I love looking at the list of “search engine terms” in the stats section of this blog. It is a list of the phrases that people typed into search engines that led them to some section or other of this blog. You can view this information in various time increments, including today, yesterday, this week, etc. For instance, the “all time” most popular term to lead people here has apparently been “post mortem photography.” Geez, do I really talk about photographing dead people that much? Oops. Sorry! More likely, that is simply a topic I have written about that has been of interest to the broadest number of people.
But, getting back to my title. Sometimes, I look at the “search engine terms” list and wish I had a way to contact the person because it sounds like they have an interesting research topic. Or, they have searched for a topic on which I know I could have helped them find some great primary source materials — maybe something in the archives where I work! Hopefully, that’s what led them to my blog, and hopefully, I said enough in whatever static page they viewed, that they found those resources eventually anyway. But it still makes me wonder.
I’ve often thought about writing posts in response to search terms I read on my list, especially when the “term” was phrased as a complete sentence, as a sort of ex post facto reference transaction. (If they looked for it once, maybe they’ll do so again. Or maybe someone else will, at least. And this will ensure that next time, that person finds at least one answer, if they didn’t before.)
So today, I’m finally going to actually write one of those ex post facto reference responses.
One of yesterday’s search terms was : “Where can I find the Dayton Journal?”
First a tidbit of history : The Dayton Weekly Journal was published in Dayton, Ohio, from 1826-1904. (There were also some earlier editions of various “Journal” newspapers in Dayton as well.) A daily edition of the Dayton Journal newspaper was published from 1847 until 1949. In 1949, the Journal merged with the Herald and was published as the Journal Herald until 1986, when the paper combined with the Dayton Daily News (which is now the only “main” newspaper in Dayton, Ohio).
The Journal was the Republican newspaper for much of its lifetime, whereas the Dayton Empire, Dayton Daily Democrat, and Dayton Daily News leaned towards the Democrats. This info about political affiliation might be pertinent, depending on the nature of the research to be conducted in the newspaper. For instance, the Journal might have been more likely to report the activities of a Republican political candidate—unless, of course, those activities were scandalous, in which case they might get more press in the Democratic paper! (If you are researching politics, it would probably be best to check both, no matter what. In any event, the politics of newspapers is something that should be kept in mind.)
Now, back to the original question : Where can you find the Dayton Journal?
The most complete run of the Dayton Journal available anywhere can be found a the Dayton Metro Library (where I work). We have a complete run of microfilm from 1862-1949, as well as many scattered earlier issues on microfilm.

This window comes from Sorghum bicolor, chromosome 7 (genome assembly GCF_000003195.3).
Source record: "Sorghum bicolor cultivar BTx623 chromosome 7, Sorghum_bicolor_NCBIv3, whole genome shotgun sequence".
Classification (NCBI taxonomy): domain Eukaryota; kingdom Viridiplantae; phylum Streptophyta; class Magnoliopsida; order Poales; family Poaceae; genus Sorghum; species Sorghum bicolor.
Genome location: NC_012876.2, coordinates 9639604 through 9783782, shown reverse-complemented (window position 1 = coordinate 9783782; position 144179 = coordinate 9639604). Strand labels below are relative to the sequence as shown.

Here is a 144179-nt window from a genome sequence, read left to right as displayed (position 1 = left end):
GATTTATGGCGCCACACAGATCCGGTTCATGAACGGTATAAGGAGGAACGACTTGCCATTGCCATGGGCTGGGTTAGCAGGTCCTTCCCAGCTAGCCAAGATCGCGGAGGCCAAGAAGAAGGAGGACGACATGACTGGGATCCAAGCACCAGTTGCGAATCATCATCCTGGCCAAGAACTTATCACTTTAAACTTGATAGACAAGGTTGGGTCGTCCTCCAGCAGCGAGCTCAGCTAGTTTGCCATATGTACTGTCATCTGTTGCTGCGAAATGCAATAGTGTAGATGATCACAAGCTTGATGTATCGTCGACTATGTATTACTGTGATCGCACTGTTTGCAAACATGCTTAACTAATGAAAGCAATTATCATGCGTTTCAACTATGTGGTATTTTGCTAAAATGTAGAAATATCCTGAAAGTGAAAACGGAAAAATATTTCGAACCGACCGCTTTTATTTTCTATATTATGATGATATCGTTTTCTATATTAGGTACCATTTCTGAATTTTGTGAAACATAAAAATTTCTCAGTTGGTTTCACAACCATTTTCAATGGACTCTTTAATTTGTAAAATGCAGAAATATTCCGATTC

We also have original paper copies for much of the late 19th and early 20th centuries. (However, for preservation reasons, use of the originals is discouraged, and researchers are asked to use the microfilm instead.)
According to Guide to Ohio Newspapers, 1793-1973 (edited by Stephen Gutgesell, 1974), the Ohio Historical Society has quite a few issues of the Journal as well, and a few other places appear to have a smattering of issues. You can also check newspaper holdings online — and this works for newspapers across the country, not just the Dayton Journal — at the Library of Congress’s Chronicling America U.S. Newspaper Directory. For instance, here are the results of a search for “Dayton Journal”. Note that the database lists each individual masthead — every variation of the newspaper’s title — as a separate entry, which, while perhaps being the correct way to catalog it, does complicate the results page a little.)
Now, hopefully, that has rather thoroughly answered the question of “Where can I find the Dayton Journal?”
I could probably stop right here, but since as an archivist, I have a bit of a passion for manuscripts — and for telling people about them — I have to do you one better.
I’ve already told you that the Dayton Metro Library has an extensive collection of issues of the actual Dayton Journal newspaper — as well as the other newspapers I mentioned, the Empire, Democrat, and Daily News (and a whole host of others I didn’t mention).
But if you’re interested in the men behind the newspapers, you might also be interested to know that we have manuscript collections for both William D. Bickham (MS-017) (editor of the Republican Journal for 30 years in the late 19th century) as well as his counterpart at the Democrat, John G. Doren (MS-011, unprocessed), of the same era. For some reason, I find it a bit hilarious that Bickham’s and Doren’s papers are stored within a few feet of one another, when the two no doubt spent years engaged in politically-charged media sparring.
[Dayton Metro Library doesn’t have any of Daily News editor James M. Cox’s papers, so if you’re interested in him, you’ll want to check out MS-2 at the Wright State U. Special Collections & Archives.]
All in all, I suppose that was a really long way of saying, “You can find copies of the Dayton Journal at the Dayton Metro Library, OHS, and a few other places.” But if I haven’t made at least a handful of statements that start off “you might also be interested in…,” then I’ve only done my reference job halfway.